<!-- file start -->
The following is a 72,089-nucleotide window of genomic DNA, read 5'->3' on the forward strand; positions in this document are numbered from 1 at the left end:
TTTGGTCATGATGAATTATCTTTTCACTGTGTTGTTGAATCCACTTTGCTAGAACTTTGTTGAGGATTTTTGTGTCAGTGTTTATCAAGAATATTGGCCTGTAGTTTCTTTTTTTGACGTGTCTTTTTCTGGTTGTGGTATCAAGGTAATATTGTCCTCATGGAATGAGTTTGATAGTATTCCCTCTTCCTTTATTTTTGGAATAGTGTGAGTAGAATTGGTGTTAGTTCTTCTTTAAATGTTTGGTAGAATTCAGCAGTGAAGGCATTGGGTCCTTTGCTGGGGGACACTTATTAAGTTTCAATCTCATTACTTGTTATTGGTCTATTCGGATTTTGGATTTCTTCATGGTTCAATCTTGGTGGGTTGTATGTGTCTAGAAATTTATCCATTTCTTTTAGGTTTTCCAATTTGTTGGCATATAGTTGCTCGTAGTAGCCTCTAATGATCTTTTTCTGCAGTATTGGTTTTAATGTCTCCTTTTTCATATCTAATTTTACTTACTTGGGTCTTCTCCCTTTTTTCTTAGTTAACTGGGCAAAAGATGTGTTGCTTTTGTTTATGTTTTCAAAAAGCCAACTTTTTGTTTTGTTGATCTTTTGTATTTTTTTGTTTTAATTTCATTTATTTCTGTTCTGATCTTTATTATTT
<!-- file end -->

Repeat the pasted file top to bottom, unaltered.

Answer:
The following is a 72,089-nucleotide window of genomic DNA, read 5'->3' on the forward strand; positions in this document are numbered from 1 at the left end:
TTTGGTCATGATGAATTATCTTTTCACTGTGTTGTTGAATCCACTTTGCTAGAACTTTGTTGAGGATTTTTGTGTCAGTGTTTATCAAGAATATTGGCCTGTAGTTTCTTTTTTTGACGTGTCTTTTTCTGGTTGTGGTATCAAGGTAATATTGTCCTCATGGAATGAGTTTGATAGTATTCCCTCTTCCTTTATTTTTGGAATAGTGTGAGTAGAATTGGTGTTAGTTCTTCTTTAAATGTTTGGTAGAATTCAGCAGTGAAGGCATTGGGTCCTTTGCTGGGGGACACTTATTAAGTTTCAATCTCATTACTTGTTATTGGTCTATTCGGATTTTGGATTTCTTCATGGTTCAATCTTGGTGGGTTGTATGTGTCTAGAAATTTATCCATTTCTTTTAGGTTTTCCAATTTGTTGGCATATAGTTGCTCGTAGTAGCCTCTAATGATCTTTTTCTGCAGTATTGGTTTTAATGTCTCCTTTTTCATATCTAATTTTACTTACTTGGGTCTTCTCCCTTTTTTCTTAGTTAACTGGGCAAAAGATGTGTTGCTTTTGTTTATGTTTTCAAAAAGCCAACTTTTTGTTTTGTTGATCTTTTGTATTTTTTTGTTTTAATTTCATTTATTTCTGTTCTGATCTTTATTATTT